The world famous mouse stands nearly 15 metres tall glistening white under the spotlights. He stands next to his friends from the Walt Disney Company in front of a painstakingly detailed replica of the Disney castle. Nearby, an image of a Steller's sea eagle feeding it's young is depicted in an equally massive sculpture, carved by an army of workers. Although each sculpture requires several hundred truckloads of materials and weeks of careful work, it won't be long before they melt away to nothing.
Disney Snow Sculpture
February is the time to visit Sapporo and see the world famous Yuki Matsuri, translating directly as 'snow festival', which attracts hundreds of thousands of visitors annually. Although the headline attractions are the giant snow sculptures that dominate Odori Park, each of the three festival sites has something different to offer. While you're there, take the chance to sample some of Hokkaido's local specialities as you explore this winter wonderland.
Yuki Matsuri at Tsudome
The area around the Sapporo Community Dome, known locally as the Tsudome is entirely geared towards having fun in the snow and it's a great place to start your day. Try one of the numerous ice slides, get lost in a snow maze or go head to head with your friends on the crazy golf course made of snow. If you're feeling brave, have a go at snow rafting. Hold on tight as your raft twists and slides across the ice, bouncing over humps and bumps as it's pulled around at high speed by a skidoo. As the snow festival progresses, a barren field is gradually invaded by a horde of miniature snowmen as each visitor is invited to make their own contribution to this developing community.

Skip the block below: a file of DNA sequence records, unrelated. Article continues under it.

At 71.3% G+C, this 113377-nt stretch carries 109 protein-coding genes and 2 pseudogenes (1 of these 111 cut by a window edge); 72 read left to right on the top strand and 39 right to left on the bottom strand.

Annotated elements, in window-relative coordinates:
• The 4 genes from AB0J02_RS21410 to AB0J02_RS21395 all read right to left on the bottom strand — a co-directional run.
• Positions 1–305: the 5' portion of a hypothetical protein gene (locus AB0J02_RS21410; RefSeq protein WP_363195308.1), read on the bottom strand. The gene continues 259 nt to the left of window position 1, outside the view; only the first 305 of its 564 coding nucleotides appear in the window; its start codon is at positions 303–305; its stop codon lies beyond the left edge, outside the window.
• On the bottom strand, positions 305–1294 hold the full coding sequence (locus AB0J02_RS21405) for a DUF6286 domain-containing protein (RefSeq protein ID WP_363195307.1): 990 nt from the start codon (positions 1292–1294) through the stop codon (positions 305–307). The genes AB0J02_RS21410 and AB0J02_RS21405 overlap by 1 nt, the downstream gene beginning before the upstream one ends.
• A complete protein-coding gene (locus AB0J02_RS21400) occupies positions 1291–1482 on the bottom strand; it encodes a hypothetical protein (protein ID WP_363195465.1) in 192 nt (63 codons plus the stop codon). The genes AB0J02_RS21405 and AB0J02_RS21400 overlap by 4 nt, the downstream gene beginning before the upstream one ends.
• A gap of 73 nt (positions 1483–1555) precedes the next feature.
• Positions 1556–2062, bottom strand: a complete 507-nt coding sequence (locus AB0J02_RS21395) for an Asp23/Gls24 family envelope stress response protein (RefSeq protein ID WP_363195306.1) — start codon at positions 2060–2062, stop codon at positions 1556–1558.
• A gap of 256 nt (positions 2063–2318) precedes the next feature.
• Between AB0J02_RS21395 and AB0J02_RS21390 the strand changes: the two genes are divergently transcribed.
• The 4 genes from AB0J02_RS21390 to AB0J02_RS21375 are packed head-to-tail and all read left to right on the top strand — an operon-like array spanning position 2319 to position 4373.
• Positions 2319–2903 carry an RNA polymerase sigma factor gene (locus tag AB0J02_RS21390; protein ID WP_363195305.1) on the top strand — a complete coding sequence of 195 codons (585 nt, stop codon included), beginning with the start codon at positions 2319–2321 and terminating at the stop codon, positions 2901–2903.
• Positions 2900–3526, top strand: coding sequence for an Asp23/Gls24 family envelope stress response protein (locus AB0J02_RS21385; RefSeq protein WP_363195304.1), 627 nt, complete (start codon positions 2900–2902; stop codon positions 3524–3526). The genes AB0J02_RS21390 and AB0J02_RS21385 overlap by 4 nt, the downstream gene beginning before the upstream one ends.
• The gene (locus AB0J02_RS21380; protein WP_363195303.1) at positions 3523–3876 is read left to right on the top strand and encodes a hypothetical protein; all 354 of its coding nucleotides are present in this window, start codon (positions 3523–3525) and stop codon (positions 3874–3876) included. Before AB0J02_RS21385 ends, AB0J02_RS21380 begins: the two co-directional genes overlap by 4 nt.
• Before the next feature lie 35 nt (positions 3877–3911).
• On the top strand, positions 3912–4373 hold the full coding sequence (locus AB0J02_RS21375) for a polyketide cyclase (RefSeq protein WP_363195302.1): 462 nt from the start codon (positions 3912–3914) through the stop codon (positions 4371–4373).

Daytime temperatures at Yuki Matsuri average around -1ºC so you will need to wrap up warm, though there are plenty of places to go inside for a hot drink and some respite from the cold.
Kani Honke, the Best Lunch in Sapporo
After an action packed morning at the snow festival, it's time to head into town for a well deserved lunch. The entire menu at Kani Honke is based on one key ingredient. If your Japanese isn't up to translating the name, the giant mechanical crab waving its claws above the door will provide a subtle clue. A lunchtime set menu is an economical way to sample the many permutations of the crab theme. The piping hot crab gratin in a stylish crab shaped dish and the succulent King Crab meat, a local delicacy presented in the shell, are particularly notable, but you'll also have the chance to try crab sushi, crab soup and deep fried crab's legs. For dessert, a crustacean free dollop of vanilla ice cream topped with honeyberry sauce brings this lunchtime feast to a satisfying conclusion.
Odori Park, Giant Sculptures at the Heart of the Snow Festival